Assembly members call for support to fight forced, early marriages

Assembly Members in some muslim-dominated communities in the Kintampo Municipality, have appealed to state agencies and human rights organisations, to collaborate in the fight against forced/early marriages.

According to the Assembly members, forced marriages were gaining alarming proportions in communities such as Kawumpe, Gurumpe, Cherinda, Babatokuma and Kadelso and other settlements, all within the Municipality.

The situation, they pointed out, was not only hindering girl-child education, but destroying the lives of many promising girls in the communities.

They stressed the need for collective efforts from all stakeholders to bring the situation under control.

Messrs Mathias Taasun, the Assemblyman for Kawumpe, Mohammed Abdul Aziz, Assemblyman for Babatokuma and Sulemana Bahidin, Assemblyman for Cherinda electoral areas, made the call when they addressed a meeting of the chiefs and people at Kawumpe.

The meeting was organised by the Mission of Hope Society (MIHOSO), in collaboration with Gender Studies and Human Rights Documentation Center, a Non-Governmental Organization (NGOs).

It formed part of a two-year project of the two NGOs, with funding from the European Union (EU), and was being implemented to help reduce forced and early marriages in the Municipality and the Nkoranza North District of Brong-Ahafo Region.

According to the assembly members, most of the communities in the area regarded forced and early marriages as customary, and as a result many opinion leaders had no interest to help reduce them.

They observed that after the victims, mostly between 14 and 15 years, had given birth to two and three children, their husbands lost interest in them and began to maltreat them.

Mr Taasun observed that any teenager who resisted attempt to go into the practice was sometimes considered an outcast, and molested by their parents and other relatives.

Citing an instance where a class four pupil in one of the communities was kidnapped and sent to her husband in Accra, Mr Aziz said if pragmatic steps were not taken, the situation would be out of hand.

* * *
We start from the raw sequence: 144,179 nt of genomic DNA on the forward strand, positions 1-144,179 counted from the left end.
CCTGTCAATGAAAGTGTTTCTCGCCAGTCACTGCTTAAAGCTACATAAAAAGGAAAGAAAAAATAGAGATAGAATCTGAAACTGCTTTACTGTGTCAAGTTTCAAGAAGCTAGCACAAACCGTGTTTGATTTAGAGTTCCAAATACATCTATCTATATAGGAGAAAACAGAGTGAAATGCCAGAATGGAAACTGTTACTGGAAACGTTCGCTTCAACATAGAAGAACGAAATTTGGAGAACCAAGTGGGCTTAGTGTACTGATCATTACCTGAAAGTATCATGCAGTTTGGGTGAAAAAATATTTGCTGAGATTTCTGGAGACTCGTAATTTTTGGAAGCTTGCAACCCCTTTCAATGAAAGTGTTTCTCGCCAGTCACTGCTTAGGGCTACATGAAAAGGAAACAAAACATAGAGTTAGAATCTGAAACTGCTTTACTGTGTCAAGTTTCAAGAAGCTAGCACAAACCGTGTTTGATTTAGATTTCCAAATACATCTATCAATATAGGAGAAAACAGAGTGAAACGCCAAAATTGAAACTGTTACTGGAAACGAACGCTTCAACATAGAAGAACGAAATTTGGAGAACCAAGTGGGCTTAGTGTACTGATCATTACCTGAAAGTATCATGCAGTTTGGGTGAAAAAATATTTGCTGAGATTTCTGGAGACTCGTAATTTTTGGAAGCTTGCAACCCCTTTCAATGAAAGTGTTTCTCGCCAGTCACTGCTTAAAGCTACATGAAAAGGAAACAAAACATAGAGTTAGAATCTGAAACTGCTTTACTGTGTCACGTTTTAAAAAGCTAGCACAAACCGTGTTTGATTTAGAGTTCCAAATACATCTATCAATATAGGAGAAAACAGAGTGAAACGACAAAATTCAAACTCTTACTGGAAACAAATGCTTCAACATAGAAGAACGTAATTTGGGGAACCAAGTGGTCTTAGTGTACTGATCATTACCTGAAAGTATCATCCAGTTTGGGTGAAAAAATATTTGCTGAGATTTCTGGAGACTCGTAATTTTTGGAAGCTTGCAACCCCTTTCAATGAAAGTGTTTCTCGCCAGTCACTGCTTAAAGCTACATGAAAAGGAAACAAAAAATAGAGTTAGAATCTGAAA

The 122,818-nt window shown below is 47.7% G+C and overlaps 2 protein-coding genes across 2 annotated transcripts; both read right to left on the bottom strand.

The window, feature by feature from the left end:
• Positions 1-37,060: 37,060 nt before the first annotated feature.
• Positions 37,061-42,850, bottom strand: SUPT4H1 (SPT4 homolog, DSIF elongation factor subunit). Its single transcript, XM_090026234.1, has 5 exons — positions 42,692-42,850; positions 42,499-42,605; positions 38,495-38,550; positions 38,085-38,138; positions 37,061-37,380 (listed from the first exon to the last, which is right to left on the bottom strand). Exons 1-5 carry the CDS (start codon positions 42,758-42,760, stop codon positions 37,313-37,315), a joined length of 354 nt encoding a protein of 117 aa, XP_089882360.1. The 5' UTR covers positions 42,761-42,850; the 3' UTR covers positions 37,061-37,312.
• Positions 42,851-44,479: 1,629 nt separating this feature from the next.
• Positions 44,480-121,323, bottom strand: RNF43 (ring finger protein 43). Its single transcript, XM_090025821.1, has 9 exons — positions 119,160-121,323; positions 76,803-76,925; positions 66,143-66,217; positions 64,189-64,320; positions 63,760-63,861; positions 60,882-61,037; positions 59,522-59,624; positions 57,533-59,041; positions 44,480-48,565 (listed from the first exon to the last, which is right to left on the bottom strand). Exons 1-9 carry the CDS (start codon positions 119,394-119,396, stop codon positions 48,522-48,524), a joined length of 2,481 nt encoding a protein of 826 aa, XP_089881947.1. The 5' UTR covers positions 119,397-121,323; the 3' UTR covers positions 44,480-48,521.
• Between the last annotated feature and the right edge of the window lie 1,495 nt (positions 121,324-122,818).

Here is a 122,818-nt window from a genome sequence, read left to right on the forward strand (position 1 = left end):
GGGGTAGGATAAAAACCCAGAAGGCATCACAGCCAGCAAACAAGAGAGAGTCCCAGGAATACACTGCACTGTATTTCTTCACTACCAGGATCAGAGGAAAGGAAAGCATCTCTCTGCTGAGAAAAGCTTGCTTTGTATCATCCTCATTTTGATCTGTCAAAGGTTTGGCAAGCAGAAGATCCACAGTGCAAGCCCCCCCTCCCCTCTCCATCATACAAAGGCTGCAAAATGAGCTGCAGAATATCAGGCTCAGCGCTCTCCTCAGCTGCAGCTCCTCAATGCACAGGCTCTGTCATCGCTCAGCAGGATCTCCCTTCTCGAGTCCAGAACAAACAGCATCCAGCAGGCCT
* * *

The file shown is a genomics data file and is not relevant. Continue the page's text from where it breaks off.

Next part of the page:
Mrs Gloria Babayara, the Kintampo Municipal Girl Child Education Coordinator, noted that the school drop-out rate among girls in the Municipality continued to increase, because of teenage pregnancy, which according to her, was as a result of forced and early marriages.

She said even though girl-child clubs had been formed in almost all the basic schools in the areas where the situation was alarming, as a means to advocate against it, the practice continued to increase.

Mrs Babayara said it was unfortunate that in most of the cases the victims’ parents played key roles in luring or forcing their children into the practice.

Mr Chrysantus Suglo, the Kintampo Municipal Director of the Commission on Human Rights and Administrative Justice (CHRAJ), disclosed that from January to March this year, the Commission recorded six cases of forced and early marriages within the Municipality, while 26 cases were recorded in 2014.

The commission was able to rescue nine of the victims, he added.

Mr Thomas Bernakuu, Director of Programmes of the MIHOSO, explained that the 90 Community-based Action Teams (COMBATs) and volunteers, established under the project, expected to end by the close of the year, would be supported by the NGO to continue their work.

He said the 1992 Constitution, as well as the Children’s Act, and other international conventions were against forced and early marriages, adding that the Constitution was superior and superseded any tradition or custom.

They, therefore, called for the prosecution of perpetrators of such acts. GNA

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